I thought I’d jump right in and mention some of the things that we’ve been discussing recently. Currently, Edubuntu has just been an add-on CD with packages for an Ubuntu installation. There’s plenty of good reasons for this, such as the amount of space available on a CD (Ubuntu already fills a disc so you have to remove things in order to add anything else), being desktop agnostic, etc. However, the feedback that we received suggests that most people prefer a full distro installation.

We’re not sure how it’s going to happen yet, but we’re probably going to have full releases again that can be installed via DVD or USB disk. Plenty of people have stressed how important it is to be able to demo Edubuntu properly. We’re also going to be looking at getting an LTSP instance in the live environment, which will be a challenge doing it right but will also aid in demo’ing LTSP.

We also want to work better with upstream projects. It’s been stressed in Ubuntu and upstream projects how beneficial a good relationship between Edubuntu and the upstream projects can be. Edubuntu will aim to make Ubuntu (and hence the Edubuntu system) a great distribution for running KDE Edu, Sugar, Moodle an easy to use school LAMP stack and more.

We also want to integrate better with all the desktop environments. Gnome has great usability features, which makes it a good option in educational environments, but it consumes resources relatively heavily compared to Xfce which offers fairly good usability as well. Besides that, there are even lighter environments such as LXDE which runs very well on very old hardware. The improvements since KDE 4 can’t be ignored either, plasmoids for example has lots of potential in education, and considering that KDE-Edu uses KDE and QT libraries, it makes good sense to use KDE in an educational environment . We want Edubuntu to be able to easily integrate with the major desktop environments, even the Ubuntu netbook remix. Whatever the user’s choice of desktop is, we want to integrate the best that the free software world has to offer in terms of education for that environment on Ubuntu.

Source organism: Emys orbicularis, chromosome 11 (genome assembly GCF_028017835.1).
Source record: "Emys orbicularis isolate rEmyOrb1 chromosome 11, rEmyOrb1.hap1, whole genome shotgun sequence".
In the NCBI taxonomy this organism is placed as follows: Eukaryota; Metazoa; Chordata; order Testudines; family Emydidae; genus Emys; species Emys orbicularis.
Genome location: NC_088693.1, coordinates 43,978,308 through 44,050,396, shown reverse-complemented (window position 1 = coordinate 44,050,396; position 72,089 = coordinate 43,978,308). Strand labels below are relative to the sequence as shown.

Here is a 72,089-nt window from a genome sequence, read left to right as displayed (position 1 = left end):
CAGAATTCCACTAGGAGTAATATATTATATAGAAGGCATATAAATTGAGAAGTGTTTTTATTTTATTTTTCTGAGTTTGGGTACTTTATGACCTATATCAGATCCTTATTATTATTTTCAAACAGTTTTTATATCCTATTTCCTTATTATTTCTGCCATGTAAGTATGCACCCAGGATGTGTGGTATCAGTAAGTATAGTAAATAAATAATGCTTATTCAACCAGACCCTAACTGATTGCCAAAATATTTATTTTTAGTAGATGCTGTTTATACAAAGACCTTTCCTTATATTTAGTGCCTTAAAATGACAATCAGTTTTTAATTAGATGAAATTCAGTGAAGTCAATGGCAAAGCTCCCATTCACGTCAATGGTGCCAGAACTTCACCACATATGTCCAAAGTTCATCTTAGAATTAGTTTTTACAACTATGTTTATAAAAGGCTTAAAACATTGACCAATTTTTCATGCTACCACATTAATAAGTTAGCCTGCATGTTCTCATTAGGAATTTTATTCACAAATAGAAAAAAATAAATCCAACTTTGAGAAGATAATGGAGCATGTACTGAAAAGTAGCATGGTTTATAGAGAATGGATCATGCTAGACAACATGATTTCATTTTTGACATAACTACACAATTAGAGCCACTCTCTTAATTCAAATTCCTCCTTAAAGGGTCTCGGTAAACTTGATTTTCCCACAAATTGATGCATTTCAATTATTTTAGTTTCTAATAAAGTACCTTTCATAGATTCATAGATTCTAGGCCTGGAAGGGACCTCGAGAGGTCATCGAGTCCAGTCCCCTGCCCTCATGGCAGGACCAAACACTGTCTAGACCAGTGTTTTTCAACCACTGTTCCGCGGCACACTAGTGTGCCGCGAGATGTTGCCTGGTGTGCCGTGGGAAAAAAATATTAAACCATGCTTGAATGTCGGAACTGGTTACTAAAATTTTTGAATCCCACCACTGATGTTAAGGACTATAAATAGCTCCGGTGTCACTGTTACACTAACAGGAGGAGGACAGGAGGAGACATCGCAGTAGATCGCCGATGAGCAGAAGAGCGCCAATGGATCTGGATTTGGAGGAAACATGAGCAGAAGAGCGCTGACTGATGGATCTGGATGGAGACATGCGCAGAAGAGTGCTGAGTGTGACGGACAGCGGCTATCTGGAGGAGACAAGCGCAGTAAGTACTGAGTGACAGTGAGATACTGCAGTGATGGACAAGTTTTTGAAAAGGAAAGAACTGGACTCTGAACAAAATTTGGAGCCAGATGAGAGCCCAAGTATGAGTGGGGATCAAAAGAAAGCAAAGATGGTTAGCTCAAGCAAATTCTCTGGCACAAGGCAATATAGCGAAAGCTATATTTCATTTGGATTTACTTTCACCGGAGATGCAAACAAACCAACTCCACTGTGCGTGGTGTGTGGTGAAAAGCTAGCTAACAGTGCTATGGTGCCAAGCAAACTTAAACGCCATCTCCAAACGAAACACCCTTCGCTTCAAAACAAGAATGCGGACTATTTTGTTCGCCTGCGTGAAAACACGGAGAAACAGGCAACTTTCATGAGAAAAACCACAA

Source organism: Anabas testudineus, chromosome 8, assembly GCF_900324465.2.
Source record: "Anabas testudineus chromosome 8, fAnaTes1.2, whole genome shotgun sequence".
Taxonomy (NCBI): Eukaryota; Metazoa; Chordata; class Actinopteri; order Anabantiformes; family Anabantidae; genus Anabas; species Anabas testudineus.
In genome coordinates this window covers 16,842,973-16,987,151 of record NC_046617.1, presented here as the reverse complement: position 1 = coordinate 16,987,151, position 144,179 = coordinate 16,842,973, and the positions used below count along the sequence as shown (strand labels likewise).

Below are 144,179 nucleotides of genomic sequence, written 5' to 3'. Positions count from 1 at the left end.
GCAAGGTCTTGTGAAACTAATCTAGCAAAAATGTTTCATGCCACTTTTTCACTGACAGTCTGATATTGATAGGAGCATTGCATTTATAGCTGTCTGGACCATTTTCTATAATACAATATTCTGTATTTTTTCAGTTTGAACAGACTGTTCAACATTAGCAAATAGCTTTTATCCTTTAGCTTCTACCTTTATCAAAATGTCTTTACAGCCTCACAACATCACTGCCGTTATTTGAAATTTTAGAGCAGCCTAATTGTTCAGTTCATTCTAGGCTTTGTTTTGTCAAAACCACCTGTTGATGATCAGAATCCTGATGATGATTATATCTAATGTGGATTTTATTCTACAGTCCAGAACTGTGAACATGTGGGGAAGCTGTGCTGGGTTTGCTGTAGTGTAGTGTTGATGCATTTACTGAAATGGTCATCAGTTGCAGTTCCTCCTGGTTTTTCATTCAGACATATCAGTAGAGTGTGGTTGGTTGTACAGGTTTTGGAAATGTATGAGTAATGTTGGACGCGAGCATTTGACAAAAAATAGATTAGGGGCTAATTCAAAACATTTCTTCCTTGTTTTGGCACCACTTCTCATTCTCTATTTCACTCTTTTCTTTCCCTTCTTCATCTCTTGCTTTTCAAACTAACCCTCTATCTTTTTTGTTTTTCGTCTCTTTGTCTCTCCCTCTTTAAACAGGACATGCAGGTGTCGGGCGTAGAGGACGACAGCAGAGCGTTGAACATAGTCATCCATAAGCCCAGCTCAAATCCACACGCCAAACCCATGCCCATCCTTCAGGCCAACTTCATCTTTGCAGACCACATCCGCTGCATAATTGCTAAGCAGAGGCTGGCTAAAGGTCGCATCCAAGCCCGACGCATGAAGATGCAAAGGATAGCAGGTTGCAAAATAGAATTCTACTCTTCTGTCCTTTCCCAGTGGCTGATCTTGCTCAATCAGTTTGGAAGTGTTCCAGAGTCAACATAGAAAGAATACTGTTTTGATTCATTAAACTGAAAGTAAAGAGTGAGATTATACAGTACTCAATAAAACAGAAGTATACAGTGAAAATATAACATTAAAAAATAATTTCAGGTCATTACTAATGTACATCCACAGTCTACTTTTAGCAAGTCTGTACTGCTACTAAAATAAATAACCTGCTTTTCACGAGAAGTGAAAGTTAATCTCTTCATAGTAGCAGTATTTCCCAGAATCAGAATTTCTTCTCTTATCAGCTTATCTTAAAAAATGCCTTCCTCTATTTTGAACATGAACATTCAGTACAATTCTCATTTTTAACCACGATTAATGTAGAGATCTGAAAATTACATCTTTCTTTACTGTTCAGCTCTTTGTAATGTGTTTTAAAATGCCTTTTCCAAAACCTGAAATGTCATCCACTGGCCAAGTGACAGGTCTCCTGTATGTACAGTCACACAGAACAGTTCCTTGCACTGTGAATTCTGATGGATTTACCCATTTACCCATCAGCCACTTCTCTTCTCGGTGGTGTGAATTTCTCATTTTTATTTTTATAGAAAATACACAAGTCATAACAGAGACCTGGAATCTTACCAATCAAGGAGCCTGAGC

Also in big demand is ease of use. People keep requesting that things are easier, and that Edubuntu, Ubuntu and LTSP is in need of better documentation. We’ll keep this in mind with the changes and plans we introduce over the next few releases, and do our best to make sure that what is put out there is as supportable and intuitive as it could be.

How we see this happening